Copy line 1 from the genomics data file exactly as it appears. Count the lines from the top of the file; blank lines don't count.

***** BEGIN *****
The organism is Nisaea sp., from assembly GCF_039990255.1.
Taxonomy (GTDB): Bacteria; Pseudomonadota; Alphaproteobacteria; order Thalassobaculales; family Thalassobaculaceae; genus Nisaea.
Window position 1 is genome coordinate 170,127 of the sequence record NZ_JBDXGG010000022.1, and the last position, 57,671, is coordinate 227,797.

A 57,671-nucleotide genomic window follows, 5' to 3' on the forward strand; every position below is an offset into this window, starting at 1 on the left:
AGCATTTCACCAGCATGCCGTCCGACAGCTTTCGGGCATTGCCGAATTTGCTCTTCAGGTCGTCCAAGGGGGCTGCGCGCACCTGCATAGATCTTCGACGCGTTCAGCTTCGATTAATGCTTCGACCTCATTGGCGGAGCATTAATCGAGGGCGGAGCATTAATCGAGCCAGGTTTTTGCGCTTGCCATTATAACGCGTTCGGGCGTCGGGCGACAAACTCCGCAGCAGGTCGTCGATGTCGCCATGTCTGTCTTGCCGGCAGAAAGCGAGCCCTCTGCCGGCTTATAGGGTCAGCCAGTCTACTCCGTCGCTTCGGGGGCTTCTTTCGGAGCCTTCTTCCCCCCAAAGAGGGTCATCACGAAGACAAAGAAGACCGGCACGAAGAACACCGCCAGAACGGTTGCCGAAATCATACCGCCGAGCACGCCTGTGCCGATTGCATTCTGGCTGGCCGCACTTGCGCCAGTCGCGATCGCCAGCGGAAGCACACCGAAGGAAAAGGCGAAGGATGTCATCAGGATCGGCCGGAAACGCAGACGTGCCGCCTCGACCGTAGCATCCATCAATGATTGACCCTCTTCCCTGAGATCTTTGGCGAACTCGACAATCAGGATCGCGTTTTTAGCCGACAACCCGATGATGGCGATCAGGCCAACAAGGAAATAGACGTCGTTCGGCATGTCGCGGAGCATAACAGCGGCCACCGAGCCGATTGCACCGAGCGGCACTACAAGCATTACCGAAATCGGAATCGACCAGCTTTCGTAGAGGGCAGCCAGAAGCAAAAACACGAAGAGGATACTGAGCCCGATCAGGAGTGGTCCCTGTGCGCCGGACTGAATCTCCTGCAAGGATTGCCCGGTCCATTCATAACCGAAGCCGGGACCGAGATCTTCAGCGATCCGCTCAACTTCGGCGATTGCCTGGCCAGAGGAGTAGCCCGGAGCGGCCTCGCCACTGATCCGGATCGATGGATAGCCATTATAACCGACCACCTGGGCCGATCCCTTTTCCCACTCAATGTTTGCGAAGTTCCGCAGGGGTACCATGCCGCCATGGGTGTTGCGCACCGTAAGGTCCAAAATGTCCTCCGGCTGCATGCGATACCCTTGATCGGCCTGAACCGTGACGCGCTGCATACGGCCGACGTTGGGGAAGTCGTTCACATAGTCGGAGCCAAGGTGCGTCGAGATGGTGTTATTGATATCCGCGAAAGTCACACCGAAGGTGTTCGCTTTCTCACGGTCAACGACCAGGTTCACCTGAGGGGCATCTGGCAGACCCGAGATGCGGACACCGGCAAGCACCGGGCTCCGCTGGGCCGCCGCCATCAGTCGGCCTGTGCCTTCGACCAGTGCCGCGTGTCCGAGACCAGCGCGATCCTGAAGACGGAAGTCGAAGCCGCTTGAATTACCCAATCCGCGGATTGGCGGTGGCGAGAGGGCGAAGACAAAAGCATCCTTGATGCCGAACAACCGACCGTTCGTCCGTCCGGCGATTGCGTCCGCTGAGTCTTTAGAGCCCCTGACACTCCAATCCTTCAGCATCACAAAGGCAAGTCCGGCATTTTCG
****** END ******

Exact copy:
The organism is Nisaea sp., from assembly GCF_039990255.1.